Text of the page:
In this corner stands President Obama and in the opposite corner stands— the specter of —Osama Bin Laden.  These two men are the main event this week. A flashing headline: “Osama Bin Laden is dead and buried at sea.” The next moment, cameras are panning through crowds of people in the throes of celebrating this man’s murder.  I sit transfixed, watching the crowds of mostly white people, sprinkled with folks of color. As I watch their gleeful celebrations, I experience an eerie, uneasy feeling in my stomach.   It is not solely because I find it distasteful that adults are celebrating someone’s murder, or because I am in a state of disbelief.  Largely, it is because of the subtle racist and xenophobic-tinged subtext beneath much of the celebration.  As if to prove my point, just hours after the announcement of Osama’s death there is an incident in Portland, Maine.

“In Portland, Maine, just hours after Obama announced that Bin Laden had been killed, graffiti that included comments like “Go Home”, “Osama Today Islam tomorow [sic]”, and “Long live the West”, were found painted on the Maine Muslims Community Centre.”   Taken from Fomenting Nationalism with Murder by Dahr Jamail

Beyond being the main event, there is an invisible thread that runs from Osama’s death to Obama’s praise for a ‘job well done’ by a public that again has the last CHEER. That invisible thread is the approval of the crowd, the acceptance of the American people. In this blood-sport culture, like a bad television episode of Spartacus, the crowds demand blood and gore.  Interestingly, both gladiators have experienced the applause of the crowd. Although denied by the CIA, it is alleged that Osama was trained by CIA war experts in the USA’s effort to prevent Afghanistan from being seized  by the former Soviets. If this is true, it would mean “[w]hen ’Holy War‘ was championed in Reagan’s war-by-proxy against the former Soviets in the killing fields of Afghanistan, Osama was” possibly a part of the reason why the US efforts in Afghanistan succeeded. Osama’s short-lived approval turned to infamy even before 9/11.   The crowd’s insatiable appetite for carnage, its desire to be on the “right-side” of history comes at the price of many Americans demanding simplistic answers when only complex answers suffice.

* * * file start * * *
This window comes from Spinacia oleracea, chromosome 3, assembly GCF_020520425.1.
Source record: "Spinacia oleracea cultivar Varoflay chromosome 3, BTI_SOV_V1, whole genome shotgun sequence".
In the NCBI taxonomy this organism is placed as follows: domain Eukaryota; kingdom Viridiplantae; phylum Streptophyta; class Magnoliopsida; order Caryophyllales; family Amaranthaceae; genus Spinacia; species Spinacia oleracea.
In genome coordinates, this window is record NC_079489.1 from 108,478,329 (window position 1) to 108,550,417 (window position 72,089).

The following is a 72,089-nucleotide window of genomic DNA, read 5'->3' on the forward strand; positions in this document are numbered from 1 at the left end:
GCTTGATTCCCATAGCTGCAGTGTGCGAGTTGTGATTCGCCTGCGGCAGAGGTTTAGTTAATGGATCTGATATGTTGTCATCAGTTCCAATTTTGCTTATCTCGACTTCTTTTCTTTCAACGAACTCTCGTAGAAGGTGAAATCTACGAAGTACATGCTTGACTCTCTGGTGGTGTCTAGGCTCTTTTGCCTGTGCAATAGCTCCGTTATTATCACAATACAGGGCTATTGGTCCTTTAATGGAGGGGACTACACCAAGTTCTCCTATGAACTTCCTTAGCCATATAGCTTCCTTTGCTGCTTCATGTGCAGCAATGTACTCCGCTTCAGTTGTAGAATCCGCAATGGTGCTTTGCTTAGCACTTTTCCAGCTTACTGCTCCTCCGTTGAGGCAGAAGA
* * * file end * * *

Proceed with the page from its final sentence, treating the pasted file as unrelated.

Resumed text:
From the campaign trail to the Oval Office, President Obama has faced the concerns of many Americans. I hope you remember the sweet old lady from Minnesota in October 2008. Yeah that one! She said, “I don’t trust Obama…He’s an ARAB!”  Inherent in her heartfelt conviction was the primal fear of the big bad Black-Arab man (i.e., xenophobia, racism, and fear of the black other).   She isn’t alone; these taunts and questions about Obama’s ability to govern have been present for his entire time in office.  From Trump’s questioning Obama’s American birth, to concerns that President Obama was secretly a Muslim, his legitimacy as President has been under scrutiny. With the murder of Osama Bin Laden, will President Obama come out to be the people’s champ?


“How many Muslims does a black guy have to kill in one weekend before crackers climb down off his ass” Bill Maher

In one caustic joke, Maher nails it. It’s the complex racial and ethnic set-up of a black man using the death of a brown man to win the approval of a largely white public.  Despite the 11-point boost in the President’s approval ratings since Osama’s murder, the verdict is still out on whether he can be the people’s champ. Even if he now can, there is a larger issue to examine–the contingent nature of ‘American-ness’ for people of color in leadership roles.    Moreover, only when leaders from minority spaces prove they are willing to protect ideas or stances aligned with an imagined larger society (the crowd) are they considered acceptably American.

President Obama and other elected or appointed Americans with non-traditional names, ethnicities, sexualities, or citizenship status try to find ways to appeal to this “majority” of Americans. Sometimes in their efforts they compromise their message, shying away from associations with certain minorities, pandering to those who should instead be challenged! The consequences range from subtle (Obama’s televised chastising of black men for not being adequate fathers) to damningly destructive (Clarence Thomas as poster boy for racially controversial Supreme Court decisions).

Like most people, I find acts of violence reprehensible.  There is no doubt that Osama’s ‘questionable’ decisions were bad for my country.  I understand why Osama’s acts become worthy of terms like “evil”and“terror,” and why to many he became a “mad-man.” Yet why is it that the 150,000 +lives lost in Iraq due to President Bush’s ‘questionable’ decisions are just swept aside? Doesn’t downplaying the ‘questionable’ decisions of former President Bush all but erase ‘the axis of evil’ found here in the US (e.g., extraordinary rendition, Guantanamo, Operation Iraqi freedom and unregulated TARP)?

Funny enough, the cleanup crew would be a President with “Hussein” for a middle name. I am uncomfortable with the racial undertones so seamlessly stitched into this story.  In this matchup between Osama and Obama, it isn’t just about America versus terrorism, but an epic story of race, nationalism, and xenophobia.